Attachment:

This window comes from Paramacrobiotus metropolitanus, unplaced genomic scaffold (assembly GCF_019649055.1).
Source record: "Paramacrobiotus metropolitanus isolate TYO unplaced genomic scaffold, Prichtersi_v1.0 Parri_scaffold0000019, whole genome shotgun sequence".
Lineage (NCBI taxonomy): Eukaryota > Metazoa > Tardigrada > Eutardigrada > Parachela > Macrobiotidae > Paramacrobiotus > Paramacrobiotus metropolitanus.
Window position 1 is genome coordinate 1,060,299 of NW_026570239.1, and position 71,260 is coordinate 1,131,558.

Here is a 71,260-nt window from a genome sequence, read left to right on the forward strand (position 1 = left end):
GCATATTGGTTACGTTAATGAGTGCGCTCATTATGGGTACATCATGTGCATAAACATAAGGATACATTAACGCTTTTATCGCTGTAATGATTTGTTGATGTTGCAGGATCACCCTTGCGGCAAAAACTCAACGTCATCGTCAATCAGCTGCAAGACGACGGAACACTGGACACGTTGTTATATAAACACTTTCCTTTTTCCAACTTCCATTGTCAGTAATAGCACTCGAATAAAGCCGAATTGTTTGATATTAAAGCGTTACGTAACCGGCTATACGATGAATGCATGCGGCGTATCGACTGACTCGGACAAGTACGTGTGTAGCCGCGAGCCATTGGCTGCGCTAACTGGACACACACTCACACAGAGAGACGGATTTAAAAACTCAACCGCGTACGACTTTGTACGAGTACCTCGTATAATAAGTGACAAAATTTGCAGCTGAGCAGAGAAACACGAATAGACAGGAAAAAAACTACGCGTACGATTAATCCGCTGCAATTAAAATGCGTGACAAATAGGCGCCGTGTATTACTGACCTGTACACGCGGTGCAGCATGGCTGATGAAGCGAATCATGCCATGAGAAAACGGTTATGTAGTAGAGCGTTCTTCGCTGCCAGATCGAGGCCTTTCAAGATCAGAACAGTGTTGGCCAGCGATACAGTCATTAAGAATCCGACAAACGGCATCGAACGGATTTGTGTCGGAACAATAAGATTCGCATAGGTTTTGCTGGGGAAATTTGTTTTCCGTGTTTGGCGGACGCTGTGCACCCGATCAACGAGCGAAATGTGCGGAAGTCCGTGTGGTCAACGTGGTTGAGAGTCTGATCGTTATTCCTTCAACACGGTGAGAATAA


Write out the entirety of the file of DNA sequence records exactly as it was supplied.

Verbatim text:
This window comes from Paramacrobiotus metropolitanus, unplaced genomic scaffold (assembly GCF_019649055.1).
Source record: "Paramacrobiotus metropolitanus isolate TYO unplaced genomic scaffold, Prichtersi_v1.0 Parri_scaffold0000019, whole genome shotgun sequence".
Lineage (NCBI taxonomy): Eukaryota > Metazoa > Tardigrada > Eutardigrada > Parachela > Macrobiotidae > Paramacrobiotus > Paramacrobiotus metropolitanus.
Window position 1 is genome coordinate 1,060,299 of NW_026570239.1, and position 71,260 is coordinate 1,131,558.

Here is a 71,260-nt window from a genome sequence, read left to right on the forward strand (position 1 = left end):
GCATATTGGTTACGTTAATGAGTGCGCTCATTATGGGTACATCATGTGCATAAACATAAGGATACATTAACGCTTTTATCGCTGTAATGATTTGTTGATGTTGCAGGATCACCCTTGCGGCAAAAACTCAACGTCATCGTCAATCAGCTGCAAGACGACGGAACACTGGACACGTTGTTATATAAACACTTTCCTTTTTCCAACTTCCATTGTCAGTAATAGCACTCGAATAAAGCCGAATTGTTTGATATTAAAGCGTTACGTAACCGGCTATACGATGAATGCATGCGGCGTATCGACTGACTCGGACAAGTACGTGTGTAGCCGCGAGCCATTGGCTGCGCTAACTGGACACACACTCACACAGAGAGACGGATTTAAAAACTCAACCGCGTACGACTTTGTACGAGTACCTCGTATAATAAGTGACAAAATTTGCAGCTGAGCAGAGAAACACGAATAGACAGGAAAAAAACTACGCGTACGATTAATCCGCTGCAATTAAAATGCGTGACAAATAGGCGCCGTGTATTACTGACCTGTACACGCGGTGCAGCATGGCTGATGAAGCGAATCATGCCATGAGAAAACGGTTATGTAGTAGAGCGTTCTTCGCTGCCAGATCGAGGCCTTTCAAGATCAGAACAGTGTTGGCCAGCGATACAGTCATTAAGAATCCGACAAACGGCATCGAACGGATTTGTGTCGGAACAATAAGATTCGCATAGGTTTTGCTGGGGAAATTTGTTTTCCGTGTTTGGCGGACGCTGTGCACCCGATCAACGAGCGAAATGTGCGGAAGTCCGTGTGGTCAACGTGGTTGAGAGTCTGATCGTTATTCCTTCAACACGGTGAGAATAA